COP22

I am not suggesting that we blinker ourselves to the prospect of Trump's regime - and, in particular, to the appointment Scott Pruitt as Head of the Environmental Protection Agency - but before the official inauguration, I believe we should hold our nerve.
The fight against climate change must not be used to mask injustices perpetrated against some the world’s most marginalised people in Western Sahara.
The United Nations 2016 climate change conference (COP 22), which met last week in Marrakech, Morocco, presented an historic
While it may sometimes feel like the ground is moving beneath our feet, there's one fundamental shift underway that is cause
This week the Paris Agreement to address climate change enters into force, just ahead of world leaders reconvening at the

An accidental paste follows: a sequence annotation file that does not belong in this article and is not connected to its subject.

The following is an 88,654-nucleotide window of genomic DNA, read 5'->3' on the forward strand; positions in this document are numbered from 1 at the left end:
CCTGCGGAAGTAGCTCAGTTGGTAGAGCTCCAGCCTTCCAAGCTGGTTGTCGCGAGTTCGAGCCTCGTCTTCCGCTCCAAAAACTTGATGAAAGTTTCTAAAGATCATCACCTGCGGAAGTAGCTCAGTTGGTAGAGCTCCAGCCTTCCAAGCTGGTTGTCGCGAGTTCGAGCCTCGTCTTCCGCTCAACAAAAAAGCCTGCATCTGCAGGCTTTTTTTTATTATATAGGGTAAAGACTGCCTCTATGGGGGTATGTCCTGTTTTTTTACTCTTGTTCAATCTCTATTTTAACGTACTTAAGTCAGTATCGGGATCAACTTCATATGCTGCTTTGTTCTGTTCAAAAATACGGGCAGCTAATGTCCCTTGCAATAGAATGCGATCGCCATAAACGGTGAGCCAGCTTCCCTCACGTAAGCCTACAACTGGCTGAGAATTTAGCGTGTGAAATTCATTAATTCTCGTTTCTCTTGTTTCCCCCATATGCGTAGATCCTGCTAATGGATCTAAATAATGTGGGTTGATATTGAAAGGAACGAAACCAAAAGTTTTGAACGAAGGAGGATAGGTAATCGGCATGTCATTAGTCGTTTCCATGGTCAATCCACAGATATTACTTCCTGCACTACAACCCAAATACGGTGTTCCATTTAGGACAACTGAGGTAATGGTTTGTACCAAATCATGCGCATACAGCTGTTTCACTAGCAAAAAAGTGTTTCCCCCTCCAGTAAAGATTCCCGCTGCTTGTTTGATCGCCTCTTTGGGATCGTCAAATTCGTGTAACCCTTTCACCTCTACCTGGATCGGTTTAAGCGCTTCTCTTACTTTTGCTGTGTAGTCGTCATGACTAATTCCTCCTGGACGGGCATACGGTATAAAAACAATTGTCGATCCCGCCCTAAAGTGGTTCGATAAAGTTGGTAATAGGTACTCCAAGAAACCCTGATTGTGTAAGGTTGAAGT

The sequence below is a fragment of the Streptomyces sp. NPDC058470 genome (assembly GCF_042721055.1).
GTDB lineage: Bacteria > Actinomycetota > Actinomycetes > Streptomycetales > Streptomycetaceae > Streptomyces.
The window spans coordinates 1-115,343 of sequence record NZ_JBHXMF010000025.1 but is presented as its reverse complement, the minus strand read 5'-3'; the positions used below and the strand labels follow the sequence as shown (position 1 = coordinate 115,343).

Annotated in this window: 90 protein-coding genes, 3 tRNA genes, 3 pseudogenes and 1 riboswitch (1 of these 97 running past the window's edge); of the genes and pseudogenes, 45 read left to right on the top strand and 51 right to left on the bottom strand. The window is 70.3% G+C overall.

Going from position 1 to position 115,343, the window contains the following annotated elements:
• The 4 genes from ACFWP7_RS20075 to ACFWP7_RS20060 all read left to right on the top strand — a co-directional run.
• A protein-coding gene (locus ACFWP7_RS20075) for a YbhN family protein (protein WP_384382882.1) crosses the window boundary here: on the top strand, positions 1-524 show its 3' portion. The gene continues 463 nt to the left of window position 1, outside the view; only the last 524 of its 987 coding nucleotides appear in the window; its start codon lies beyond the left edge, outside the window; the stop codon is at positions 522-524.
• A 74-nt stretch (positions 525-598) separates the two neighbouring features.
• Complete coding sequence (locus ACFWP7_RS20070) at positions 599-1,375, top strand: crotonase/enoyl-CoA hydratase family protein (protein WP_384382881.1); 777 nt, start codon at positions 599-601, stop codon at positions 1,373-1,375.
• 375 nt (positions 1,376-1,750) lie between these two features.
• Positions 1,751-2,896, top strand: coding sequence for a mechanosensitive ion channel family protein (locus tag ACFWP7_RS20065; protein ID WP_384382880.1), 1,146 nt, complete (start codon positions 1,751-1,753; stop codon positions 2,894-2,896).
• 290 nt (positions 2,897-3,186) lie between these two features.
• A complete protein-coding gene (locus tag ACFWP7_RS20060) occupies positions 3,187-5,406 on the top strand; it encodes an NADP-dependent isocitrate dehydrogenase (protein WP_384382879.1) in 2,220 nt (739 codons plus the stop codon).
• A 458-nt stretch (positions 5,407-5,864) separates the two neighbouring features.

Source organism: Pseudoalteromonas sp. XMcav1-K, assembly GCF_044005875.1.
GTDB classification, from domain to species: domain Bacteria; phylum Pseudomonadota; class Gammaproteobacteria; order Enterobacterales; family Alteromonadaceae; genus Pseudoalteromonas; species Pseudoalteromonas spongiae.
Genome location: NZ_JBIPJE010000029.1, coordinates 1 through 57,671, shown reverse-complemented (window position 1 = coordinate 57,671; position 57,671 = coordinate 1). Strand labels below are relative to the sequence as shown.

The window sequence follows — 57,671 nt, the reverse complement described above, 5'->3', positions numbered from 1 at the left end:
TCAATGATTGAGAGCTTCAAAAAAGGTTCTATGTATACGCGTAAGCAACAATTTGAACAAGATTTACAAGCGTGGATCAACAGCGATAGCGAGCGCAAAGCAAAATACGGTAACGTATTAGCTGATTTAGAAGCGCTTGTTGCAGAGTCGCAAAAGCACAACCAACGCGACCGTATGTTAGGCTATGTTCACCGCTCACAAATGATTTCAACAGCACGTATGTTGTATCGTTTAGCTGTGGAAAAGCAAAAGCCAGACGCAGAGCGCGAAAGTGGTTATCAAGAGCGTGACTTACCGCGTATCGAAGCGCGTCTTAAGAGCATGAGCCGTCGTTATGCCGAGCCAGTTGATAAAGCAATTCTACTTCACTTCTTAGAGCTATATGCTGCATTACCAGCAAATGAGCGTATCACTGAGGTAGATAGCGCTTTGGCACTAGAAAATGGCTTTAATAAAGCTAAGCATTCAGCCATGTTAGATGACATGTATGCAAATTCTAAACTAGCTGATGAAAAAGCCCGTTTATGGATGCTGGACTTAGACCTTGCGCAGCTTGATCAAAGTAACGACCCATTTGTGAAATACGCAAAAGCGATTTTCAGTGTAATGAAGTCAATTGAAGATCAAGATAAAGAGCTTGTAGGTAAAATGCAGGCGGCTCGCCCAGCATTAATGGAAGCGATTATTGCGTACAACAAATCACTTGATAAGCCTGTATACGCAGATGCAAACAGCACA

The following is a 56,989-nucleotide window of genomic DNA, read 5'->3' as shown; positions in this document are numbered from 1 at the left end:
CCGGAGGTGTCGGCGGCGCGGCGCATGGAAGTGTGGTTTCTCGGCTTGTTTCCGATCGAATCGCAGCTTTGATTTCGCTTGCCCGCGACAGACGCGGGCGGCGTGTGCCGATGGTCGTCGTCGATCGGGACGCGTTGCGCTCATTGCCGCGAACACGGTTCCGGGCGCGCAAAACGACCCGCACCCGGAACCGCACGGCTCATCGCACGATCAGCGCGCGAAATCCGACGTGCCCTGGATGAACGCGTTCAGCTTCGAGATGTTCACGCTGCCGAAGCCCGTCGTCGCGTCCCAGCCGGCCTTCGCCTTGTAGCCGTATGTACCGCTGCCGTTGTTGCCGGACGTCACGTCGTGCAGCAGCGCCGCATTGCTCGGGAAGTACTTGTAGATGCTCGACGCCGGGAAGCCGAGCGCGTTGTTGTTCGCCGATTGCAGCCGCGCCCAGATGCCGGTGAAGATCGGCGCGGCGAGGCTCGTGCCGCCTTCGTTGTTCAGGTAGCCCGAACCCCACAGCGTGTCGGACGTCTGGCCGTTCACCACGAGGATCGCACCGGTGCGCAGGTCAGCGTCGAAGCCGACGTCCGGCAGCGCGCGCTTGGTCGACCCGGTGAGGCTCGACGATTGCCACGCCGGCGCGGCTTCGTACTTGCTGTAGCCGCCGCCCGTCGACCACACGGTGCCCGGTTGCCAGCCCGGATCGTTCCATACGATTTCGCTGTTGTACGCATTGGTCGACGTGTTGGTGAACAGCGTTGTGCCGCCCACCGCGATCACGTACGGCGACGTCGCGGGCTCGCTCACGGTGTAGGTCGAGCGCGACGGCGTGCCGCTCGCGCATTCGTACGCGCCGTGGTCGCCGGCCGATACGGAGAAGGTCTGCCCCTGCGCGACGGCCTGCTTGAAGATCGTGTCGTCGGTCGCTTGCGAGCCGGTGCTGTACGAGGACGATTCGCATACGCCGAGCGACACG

Big business and the financial markets should stand and take notice, otherwise their continued climate slumber will lead to the destruction of massive shareholder value (and therefore the pensions of tens of millions) as well as many lives.
September 2016 will be remembered as the month when carbon dioxide levels failed to drop below 400 parts per million. Scientists claim that it is unlikely that levels will ever dip below this threshold again, and that we are headed for a future on an unstable, unpredictable planet. This latest news is yet another clear signal to world leaders that concrete and practical action must be taken to combat global warming.
Imagine this. The government are reviewing the national guidelines on sugar consumption. You would think that this decision would be made by a group of experienced, intelligent and nonpartisan professionals. Unbeknownst to us, 'industry bodies' and 'corporate sponsors' are ushered into the conversations. Therefore, in amongst the doctors, politicians and health professionals, representatives from Coca Cola, Nestle and Kraft appear.